Cinder by Marissa MeyerCinder by Marissa Meyer
Series: The Lunar Chronicles #1
Published by Feiwel & Friends on January 3rd 2012
Genres: Science-Fiction, Young Adult
Pages: 400

Humans and androids crowd the raucous streets of New Beijing. A deadly plague ravages the population. From space, a ruthless lunar people watch, waiting to make their move. No one knows that Earth’s fate hinges on one girl.

Cinder, a gifted mechanic, is a cyborg. She’s a second-class citizen with a mysterious past, reviled by her stepmother and blamed for her stepsister’s illness. But when her life becomes intertwined with the handsome Prince Kai’s, she suddenly finds herself at the center of an intergalactic struggle, and a forbidden attraction. Caught between duty and freedom, loyalty and betrayal, she must uncover secrets about her past in order to protect her world’s future.

2 Stars

Here’s one of my biggest problems with fairy tale retellings: the female protagonists are never proactive. Grimm’s fairy tales are usually about damsels in distress having to be rescued by a prince. About girls who are nothing more than a pretty face, devoid of personality. And that was one thing I really liked about Cinder, the main protagonist wasn’t simply reacting to others but had her own agency. Marissa Meyer created a retelling of Cinderella wherein a young woman isn’t the victim of her fate but instead takes life into her own hands. That was great.

Additionally, Cinder must be one of the most original and interesting takes on the classic fairy tale. A half-human cyborg in a futuristic, plague-ravaged China? How awesome is that?! The possibilities! And really, that is the unfortunate part because this novel was full of new, fresh ideas and so much creativity but those possibilities were never explored. There was no infusion of Chinese culture at all (except for the occasional mention of red paper lanterns) and the world-building was minimalCinder could easily have been a standout for me, it could have blown me away, but it didn’t even come close.

The novel fall flat for a couple reasons. Perhaps my biggest problem was that Cinder is probably the most predictable book I have ever read. I’m not exaggerating: I predicted EVERY SINGLE THING that would happen within the first 50 pages. And I’m not even referring to the elements that were taken from the fairy tale but rather what the author added in herself. It was all so glaringly obvious to me that I almost thought the author was purposefully tricking me into thinking it would be this straightforward (turned out not to be the case).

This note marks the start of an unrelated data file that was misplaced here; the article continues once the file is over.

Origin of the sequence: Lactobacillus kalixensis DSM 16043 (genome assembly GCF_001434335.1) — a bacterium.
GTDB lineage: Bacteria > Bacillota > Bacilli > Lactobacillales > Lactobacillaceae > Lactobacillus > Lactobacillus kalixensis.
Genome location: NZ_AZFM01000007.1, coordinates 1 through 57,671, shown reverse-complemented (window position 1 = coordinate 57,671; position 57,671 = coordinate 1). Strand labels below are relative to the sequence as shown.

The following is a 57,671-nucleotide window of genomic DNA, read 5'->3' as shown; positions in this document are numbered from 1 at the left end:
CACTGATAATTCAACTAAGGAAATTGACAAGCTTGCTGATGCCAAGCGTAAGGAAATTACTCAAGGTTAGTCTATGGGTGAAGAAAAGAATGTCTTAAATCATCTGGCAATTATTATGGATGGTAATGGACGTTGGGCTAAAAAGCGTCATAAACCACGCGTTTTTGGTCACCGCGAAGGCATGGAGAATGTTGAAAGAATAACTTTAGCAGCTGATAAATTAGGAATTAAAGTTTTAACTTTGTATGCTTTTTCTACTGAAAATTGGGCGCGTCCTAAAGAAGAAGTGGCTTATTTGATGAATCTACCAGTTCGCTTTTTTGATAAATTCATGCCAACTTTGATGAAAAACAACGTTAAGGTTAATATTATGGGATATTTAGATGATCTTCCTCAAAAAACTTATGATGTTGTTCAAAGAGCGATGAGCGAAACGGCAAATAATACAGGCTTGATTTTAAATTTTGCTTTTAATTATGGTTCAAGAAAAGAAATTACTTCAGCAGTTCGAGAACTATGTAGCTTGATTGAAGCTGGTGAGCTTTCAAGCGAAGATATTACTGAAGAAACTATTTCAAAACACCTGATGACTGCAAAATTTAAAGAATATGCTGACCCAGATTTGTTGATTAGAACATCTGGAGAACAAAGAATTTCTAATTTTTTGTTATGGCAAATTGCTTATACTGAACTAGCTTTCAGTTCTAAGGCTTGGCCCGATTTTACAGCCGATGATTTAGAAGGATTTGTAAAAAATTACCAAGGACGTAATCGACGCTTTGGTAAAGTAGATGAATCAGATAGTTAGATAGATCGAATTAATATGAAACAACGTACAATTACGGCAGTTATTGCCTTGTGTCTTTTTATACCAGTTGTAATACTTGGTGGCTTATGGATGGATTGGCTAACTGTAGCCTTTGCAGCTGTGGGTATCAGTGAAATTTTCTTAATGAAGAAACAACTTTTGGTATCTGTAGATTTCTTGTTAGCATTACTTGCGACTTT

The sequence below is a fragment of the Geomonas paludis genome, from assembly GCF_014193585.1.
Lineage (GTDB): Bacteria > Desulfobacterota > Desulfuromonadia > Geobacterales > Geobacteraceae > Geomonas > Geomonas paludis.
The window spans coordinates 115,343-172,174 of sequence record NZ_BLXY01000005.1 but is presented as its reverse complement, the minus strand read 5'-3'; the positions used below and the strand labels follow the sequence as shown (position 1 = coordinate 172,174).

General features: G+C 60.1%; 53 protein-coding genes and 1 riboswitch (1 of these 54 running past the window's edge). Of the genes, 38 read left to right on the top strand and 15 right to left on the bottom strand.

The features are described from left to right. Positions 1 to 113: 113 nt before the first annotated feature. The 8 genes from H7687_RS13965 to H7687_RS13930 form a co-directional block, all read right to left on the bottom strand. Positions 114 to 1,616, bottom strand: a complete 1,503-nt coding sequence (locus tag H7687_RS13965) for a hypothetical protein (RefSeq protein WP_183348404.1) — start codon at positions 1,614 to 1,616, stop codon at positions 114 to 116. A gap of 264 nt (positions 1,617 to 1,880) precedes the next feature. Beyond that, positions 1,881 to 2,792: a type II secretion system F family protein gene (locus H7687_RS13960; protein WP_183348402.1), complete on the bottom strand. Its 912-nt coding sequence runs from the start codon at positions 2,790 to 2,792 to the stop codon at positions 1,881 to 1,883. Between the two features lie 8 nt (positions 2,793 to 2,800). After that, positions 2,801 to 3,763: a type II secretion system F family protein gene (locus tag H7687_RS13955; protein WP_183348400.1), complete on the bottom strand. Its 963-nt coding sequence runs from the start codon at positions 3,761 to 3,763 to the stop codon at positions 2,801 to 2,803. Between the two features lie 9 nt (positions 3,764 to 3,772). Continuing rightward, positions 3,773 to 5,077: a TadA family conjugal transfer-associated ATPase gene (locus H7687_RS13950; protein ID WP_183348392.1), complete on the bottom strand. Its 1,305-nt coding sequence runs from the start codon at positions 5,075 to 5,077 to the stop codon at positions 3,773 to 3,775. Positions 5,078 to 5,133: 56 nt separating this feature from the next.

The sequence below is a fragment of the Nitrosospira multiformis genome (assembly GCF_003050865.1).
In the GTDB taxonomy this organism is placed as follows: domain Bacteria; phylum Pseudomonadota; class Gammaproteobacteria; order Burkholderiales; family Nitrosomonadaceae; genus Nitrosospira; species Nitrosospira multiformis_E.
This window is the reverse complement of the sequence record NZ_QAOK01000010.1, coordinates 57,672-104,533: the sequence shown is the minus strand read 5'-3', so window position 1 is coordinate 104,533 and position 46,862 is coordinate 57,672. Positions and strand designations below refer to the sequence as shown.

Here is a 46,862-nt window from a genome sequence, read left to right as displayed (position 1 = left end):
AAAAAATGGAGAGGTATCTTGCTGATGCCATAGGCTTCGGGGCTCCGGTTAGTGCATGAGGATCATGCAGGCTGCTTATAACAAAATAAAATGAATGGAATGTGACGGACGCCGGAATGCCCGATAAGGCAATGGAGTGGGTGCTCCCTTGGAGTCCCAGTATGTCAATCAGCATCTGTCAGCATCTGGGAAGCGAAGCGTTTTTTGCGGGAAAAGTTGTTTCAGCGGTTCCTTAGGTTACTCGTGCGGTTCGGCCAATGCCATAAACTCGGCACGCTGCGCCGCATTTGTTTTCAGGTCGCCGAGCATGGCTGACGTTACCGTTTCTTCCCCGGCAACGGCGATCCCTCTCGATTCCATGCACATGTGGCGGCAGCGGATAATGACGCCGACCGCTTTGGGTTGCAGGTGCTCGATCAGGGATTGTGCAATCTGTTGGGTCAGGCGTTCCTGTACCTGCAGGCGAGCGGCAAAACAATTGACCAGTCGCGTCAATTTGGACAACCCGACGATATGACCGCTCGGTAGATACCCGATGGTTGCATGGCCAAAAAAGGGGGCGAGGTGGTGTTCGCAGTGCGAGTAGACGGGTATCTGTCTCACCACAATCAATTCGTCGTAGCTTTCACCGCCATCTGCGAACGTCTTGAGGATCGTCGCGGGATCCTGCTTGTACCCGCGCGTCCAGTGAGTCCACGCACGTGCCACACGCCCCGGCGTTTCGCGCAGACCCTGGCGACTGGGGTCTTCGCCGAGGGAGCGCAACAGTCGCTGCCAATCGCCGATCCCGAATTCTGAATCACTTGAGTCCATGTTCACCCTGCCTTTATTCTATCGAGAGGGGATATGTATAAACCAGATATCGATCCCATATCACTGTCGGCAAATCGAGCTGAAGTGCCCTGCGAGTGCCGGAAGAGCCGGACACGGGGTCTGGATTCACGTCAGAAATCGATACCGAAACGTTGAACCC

For the same reason, Cinder was also quite boring. The book was fast-paced and read quickly and easily, but there was nothing that really made me want to pick it up since I knew how it was going to end anyway.

I also wasn’t the biggest fan of all the characters. I loved Iko and Peony, and what happened to them broke my heart. I liked Prince Kai as well, and I thought it was great how Marissa Meyer made him an actual character in his own story instead of just a plot device. The chapters from his point of view really added to the story. However, I never felt more towards him than simple liking. The chemistry between him and Cinder was non-existent and so I didn’t find myself rooting for them as a couple. I did appreciate, however, that the book didn’t really focus on romance a lot, despite the initial Cinderella premise.

The other characters…I wasn’t completely convinced. Cinder was fine I guess, I loved how knowledgeable she was when it came to mechanics, but she lacked personality and was slightly whiny in my opinion. True, she lives in a very difficult situation but still. I respect her but didn’t love her. In addition, Adri and especially Queen Levana were too lawfully evil, the whole setup was a little too black and white for my taste.

Since the biggest part of the tension within the story was based on politics, I wish that that element wouldn’t have been so simplified. Politics are so complex and this seemed like politics for kids in primary school, watered-down to the point of being unrealistic.

As a first instalment in a series I cannot recommend Cinder. The premise was intriguing but the world-building and plot progression let me down and made me bored. However, this is one of the most beloved series in all of YA and I hear that the next instalments are a lot better. So maybe I will give Scarlet a try eventually.